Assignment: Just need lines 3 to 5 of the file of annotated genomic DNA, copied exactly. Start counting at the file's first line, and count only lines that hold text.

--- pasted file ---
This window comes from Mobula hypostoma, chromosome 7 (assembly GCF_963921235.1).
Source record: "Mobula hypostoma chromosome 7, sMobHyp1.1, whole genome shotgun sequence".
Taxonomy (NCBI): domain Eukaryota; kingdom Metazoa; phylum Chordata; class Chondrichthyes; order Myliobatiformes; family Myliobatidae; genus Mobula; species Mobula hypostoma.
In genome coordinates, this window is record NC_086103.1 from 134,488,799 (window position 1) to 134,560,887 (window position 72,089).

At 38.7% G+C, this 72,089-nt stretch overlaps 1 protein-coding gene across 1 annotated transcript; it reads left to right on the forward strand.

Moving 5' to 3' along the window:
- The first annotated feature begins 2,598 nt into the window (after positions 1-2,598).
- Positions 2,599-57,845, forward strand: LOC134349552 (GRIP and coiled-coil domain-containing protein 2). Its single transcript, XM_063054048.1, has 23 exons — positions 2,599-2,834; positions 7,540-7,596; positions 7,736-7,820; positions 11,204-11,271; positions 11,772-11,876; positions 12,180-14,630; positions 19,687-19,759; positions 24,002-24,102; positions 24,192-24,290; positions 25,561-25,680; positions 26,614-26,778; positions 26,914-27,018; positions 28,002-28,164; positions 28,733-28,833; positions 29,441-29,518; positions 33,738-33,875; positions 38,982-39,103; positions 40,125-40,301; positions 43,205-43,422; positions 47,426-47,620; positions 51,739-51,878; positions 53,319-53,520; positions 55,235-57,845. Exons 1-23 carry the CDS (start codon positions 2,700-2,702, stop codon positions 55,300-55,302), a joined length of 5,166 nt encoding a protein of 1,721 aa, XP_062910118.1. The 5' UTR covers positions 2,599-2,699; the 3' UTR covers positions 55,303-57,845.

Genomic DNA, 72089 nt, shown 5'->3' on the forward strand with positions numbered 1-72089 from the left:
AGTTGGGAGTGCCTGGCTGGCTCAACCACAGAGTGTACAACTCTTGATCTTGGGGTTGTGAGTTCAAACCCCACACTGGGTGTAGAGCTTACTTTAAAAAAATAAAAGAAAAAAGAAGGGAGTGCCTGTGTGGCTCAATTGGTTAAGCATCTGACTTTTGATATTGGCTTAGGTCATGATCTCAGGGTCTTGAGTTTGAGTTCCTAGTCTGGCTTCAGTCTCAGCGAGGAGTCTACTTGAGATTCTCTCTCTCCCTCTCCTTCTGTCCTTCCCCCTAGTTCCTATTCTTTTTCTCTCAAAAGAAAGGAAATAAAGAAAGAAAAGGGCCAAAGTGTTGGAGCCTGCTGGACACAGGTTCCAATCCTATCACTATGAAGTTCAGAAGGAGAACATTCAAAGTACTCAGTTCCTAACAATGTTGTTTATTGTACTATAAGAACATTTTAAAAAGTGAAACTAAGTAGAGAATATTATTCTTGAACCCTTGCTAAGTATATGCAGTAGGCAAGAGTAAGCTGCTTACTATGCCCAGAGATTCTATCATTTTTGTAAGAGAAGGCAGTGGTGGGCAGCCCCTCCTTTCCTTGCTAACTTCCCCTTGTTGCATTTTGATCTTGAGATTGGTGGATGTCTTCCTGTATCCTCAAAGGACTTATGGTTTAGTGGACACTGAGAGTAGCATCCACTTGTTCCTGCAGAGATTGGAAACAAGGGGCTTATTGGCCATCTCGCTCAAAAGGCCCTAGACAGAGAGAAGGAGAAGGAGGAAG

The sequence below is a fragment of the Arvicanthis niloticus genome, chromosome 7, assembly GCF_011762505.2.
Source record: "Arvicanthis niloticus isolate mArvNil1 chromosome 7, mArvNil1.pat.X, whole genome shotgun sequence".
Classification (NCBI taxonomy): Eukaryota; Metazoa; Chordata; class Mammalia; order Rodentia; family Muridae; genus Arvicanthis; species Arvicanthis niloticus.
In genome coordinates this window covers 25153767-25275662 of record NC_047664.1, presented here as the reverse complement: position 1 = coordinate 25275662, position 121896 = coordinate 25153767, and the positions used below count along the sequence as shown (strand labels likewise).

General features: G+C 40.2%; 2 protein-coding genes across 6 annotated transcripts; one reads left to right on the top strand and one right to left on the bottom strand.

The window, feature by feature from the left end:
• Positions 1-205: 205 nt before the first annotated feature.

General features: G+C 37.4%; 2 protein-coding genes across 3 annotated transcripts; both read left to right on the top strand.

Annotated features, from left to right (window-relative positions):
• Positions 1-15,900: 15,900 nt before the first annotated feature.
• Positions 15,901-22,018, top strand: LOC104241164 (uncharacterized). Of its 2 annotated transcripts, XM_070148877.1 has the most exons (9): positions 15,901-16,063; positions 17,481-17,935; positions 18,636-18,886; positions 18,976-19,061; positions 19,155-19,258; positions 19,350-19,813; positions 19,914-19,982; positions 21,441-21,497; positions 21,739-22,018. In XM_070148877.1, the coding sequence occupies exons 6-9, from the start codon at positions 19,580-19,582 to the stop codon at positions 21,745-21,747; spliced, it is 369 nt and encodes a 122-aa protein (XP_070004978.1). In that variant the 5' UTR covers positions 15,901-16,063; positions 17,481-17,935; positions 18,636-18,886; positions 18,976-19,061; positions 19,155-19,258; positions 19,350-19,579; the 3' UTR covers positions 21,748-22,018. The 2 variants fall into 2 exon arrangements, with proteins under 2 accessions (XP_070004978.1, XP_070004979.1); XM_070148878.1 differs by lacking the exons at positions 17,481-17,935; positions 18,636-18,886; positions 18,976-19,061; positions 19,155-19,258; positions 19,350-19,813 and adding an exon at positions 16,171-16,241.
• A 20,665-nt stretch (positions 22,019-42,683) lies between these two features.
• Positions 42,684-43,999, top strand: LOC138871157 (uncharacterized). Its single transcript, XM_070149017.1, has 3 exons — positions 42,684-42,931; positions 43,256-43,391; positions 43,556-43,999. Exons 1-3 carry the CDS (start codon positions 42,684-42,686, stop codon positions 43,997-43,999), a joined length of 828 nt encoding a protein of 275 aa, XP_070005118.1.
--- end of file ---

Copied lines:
Taxonomy (NCBI): domain Eukaryota; kingdom Metazoa; phylum Chordata; class Chondrichthyes; order Myliobatiformes; family Myliobatidae; genus Mobula; species Mobula hypostoma.
In genome coordinates, this window is record NC_086103.1 from 134,488,799 (window position 1) to 134,560,887 (window position 72,089).

At 38.7% G+C, this 72,089-nt stretch overlaps 1 protein-coding gene across 1 annotated transcript; it reads left to right on the forward strand.